## 8.4 Dependency and Mutual Exclusivity

If two events \(A\) and \(B\) do not affect each other, they are called independent events.

Let the events,

\(A\) = Head appears when a coin is tossed

\(B\) = Head appears when the coin is tossed again

These two events are independent, assuming the first toss does not alter the properties of the coin.

Consider another set of two events:

\(A\) = An ace appears when a card is drawn from a deck of 52 cards

\(B\) = An ace appears if another card is drawn from the same deck, without putting the first card back.

In this case the \(P(B)\) will depend on \(A\).

Clearly, \(P(A) = \frac 4 {52}\), but \(P(B) = \frac 4 {51}\)

If event \(B\) did not depend event \(A\), \(P(B)\) too would be \(\frac 4 {52}\), so it turns out \(B\) depends on \(A\).

Theoretically speaking, dependent events are described the Bayes' Theorem. If the event A depends on B, the the probability that A would happen if B happens is:

\(P(A|B) = \frac{P(A \cap B)}{P(B)}\)

\(\Rightarrow P(A \cap B) = P(A|B) \times P(B)\)

Now, if A does not really depend on B, then \(P(A|B) = P(A)\), i.e., \(A\) does not really care about \(B\).

Thus, if A and B are independent, \(P(A \cap B) = P(A) \times P(B)\)

Now, two events are called **mutually exclusive** when occurrence of one prevents other from happening, i.e,, they cannot occur simultaneously.

If a die is thrown once, one of 1-6 will face up. If 1 appears, 2, or any other number from the rest cannot appear. Thus, Getting these numbers are mutually exclusive or disjoint events. Mutually exclusive sets do not have any common elements between themselves.

Now, merging the concepts of dependency and mutual exclusivity is tricky.

**Events cannot be independent and mutually exclusive simultaneously**, although the opposite seems intuitive.

Common sense tells us *events which are mutually exclusive should be independent*, **but common sense is mistaken here.**

Consider throwing a die.

\(S = \{1, 2, 3, 4, 5, 6\}\)

Let, \(A = \{1, 3, 5\}\) and \(B = \{2, 4, 6\}\)

There are no common elements, so events A and B are disjoint or mutually exclusive.

It might seem, since the sets \(A\) and \(B\) have no common elemts, they are independent.

Let us check mathematically:

From the given information, \(P(A)= \frac 1 2, P(B) = \frac 1 2\)

\(P(A \cap B) = 0\) (since there are no common elements)

And \(P(A) \cdot P(B) = \frac 1 2 \cdot \frac 1 2 = \frac 1 4\)

\(\therefore P(A \cap B) \ne P(A) \cdot P(B)\), which proves event \(A\) and event \(B\) are not independent, a result which is counterintuitive. Upon second thought, however, it becomes intuitive. First note that \(A\) and \(B\) both belong to \(S\). That they are disjoint means one cannot happen if the other happens, which means one is preventing another from happening, a behavior which can explained as dependency: one event cares about the other, i.e., if one happens, another refrains from happening.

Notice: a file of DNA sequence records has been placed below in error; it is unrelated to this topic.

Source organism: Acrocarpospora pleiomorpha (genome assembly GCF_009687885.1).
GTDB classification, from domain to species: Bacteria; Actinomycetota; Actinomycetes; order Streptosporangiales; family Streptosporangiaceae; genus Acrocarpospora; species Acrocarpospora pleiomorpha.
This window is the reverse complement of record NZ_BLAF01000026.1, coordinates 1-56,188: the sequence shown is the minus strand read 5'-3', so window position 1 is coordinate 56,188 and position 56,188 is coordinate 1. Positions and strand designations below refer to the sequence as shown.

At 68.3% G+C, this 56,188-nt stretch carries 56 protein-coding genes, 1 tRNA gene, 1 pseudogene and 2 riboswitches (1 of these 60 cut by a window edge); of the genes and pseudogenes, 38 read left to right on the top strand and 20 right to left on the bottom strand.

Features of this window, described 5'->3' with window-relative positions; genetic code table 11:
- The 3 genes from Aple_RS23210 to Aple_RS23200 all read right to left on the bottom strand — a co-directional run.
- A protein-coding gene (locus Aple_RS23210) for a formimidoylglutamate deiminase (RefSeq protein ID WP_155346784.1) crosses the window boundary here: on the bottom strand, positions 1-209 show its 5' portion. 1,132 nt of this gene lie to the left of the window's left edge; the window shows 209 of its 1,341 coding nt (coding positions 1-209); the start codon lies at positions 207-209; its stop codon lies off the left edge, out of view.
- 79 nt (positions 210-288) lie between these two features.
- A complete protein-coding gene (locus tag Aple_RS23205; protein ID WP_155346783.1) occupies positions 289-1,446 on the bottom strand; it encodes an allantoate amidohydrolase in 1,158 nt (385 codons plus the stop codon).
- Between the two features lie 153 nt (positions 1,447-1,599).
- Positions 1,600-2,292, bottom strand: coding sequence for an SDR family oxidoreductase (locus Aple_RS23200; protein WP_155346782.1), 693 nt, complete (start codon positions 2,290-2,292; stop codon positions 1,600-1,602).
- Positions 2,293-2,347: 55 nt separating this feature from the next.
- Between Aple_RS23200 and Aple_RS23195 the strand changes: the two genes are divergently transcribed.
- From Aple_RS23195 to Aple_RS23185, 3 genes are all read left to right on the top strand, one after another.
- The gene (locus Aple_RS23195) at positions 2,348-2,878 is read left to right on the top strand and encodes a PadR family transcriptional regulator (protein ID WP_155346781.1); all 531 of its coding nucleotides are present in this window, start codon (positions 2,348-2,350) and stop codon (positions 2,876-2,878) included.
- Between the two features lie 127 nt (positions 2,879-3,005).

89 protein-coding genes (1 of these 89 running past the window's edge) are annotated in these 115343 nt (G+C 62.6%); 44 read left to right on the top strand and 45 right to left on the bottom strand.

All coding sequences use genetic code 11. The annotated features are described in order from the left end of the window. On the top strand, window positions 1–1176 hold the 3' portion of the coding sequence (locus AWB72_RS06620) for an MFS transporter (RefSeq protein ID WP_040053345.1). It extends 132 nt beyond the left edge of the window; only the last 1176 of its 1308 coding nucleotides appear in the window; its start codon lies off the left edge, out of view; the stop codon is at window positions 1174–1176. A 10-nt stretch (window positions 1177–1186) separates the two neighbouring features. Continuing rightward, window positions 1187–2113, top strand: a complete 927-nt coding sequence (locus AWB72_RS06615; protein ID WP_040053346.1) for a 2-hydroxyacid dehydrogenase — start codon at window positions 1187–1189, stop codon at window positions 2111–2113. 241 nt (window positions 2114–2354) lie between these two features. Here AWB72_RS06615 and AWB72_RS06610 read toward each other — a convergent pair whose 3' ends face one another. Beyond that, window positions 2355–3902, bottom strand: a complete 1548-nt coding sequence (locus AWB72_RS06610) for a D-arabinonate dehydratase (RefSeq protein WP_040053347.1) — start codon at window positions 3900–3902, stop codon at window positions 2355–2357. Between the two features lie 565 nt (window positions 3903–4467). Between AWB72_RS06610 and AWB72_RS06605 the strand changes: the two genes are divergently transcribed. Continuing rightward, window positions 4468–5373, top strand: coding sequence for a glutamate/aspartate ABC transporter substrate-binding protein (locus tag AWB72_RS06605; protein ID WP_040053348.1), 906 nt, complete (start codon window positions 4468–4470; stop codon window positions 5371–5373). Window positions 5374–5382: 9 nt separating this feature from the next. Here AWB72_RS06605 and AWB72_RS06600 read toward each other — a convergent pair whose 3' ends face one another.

Mathematically,

\(P(A|B) = \frac{P(A \cap B)}{P(B)} = \frac 0 {\frac 1 2} = 0\)

In summary, reducing the probability of another event to zero is also a kind of influence, i.e.,

Now, let us see another example, where we have two non mutually exclusive sets.

Let, \(A = \{1, 3, 5\}\) and \(B = \{1, 3, 4, 6\}\) (observe that there are some common elements)

\(P(A) = \frac 1 2, P(B) = \frac 4 6 = \frac 2 3\)

\(P(A \cap B) = \frac 2 6 = \frac 1 3\), and \(P(A) \cdot P(B) = \frac 1 2 \cdot \frac 2 3 = \frac 1 3\)

\(\therefore P(A \cap B) = P(A) \cdot P(B)\), which proves A and B are independent.

Using Bayes theorem,

\(P(A|B) = \frac{P(A \cap B)}{P(B)} = \frac{\frac 1 3}{\frac 2 3} = \frac 1 2 = P(A)\)

\(\therefore P(A|B) = P(A)\), which means \(A\) does not what happens to \(B\).

Thus, if A and B have common elements, they may be independent of each other. But are they always? No, because it may happen that \(P(A \cap B) \ne P(A) \cdot P(B)\), in which case they are dependent events.

So we have three possible cases when we combine depend with disjointness:

- If two events have no common sample points (elements) (mutually exclusive or disjoint), they are always dependent events.
- If two sets have some common sample points, they may be dependent or independent.
- Independet if \(P(A \cap B) = P(A) \cdot P(B)\)
- Dependet if \(P(A \cap B) \ne P(A) \cdot P(B)\)

Now, let us prove the relationship theoretically.

Let \(P(A) \ne 0, P(B\ne 0\)

If \(A\) and \(B\) are independent, \(P(A \cap B) = P(A) \cdot P(B)\)

Since \(P(A)\) and \(P(B)\) are both non-zero numbers, \(P(A) \cdot P(B) \ne 0\)

\(\therefore P(A \cap B) \ne 0\) , i.e., there are some common elements between the sets.

Thus, independent events cannot be mutually exclusive, i.e., they would always have common elements.

Finally, in general, we can say: **Mutually exclsuive events are dependent events, while non mutually exclusive events may or may not be dependent.**

In other word, *all mutually exclsuive events are dependent events, but not all dependent events are mutually exclusive.*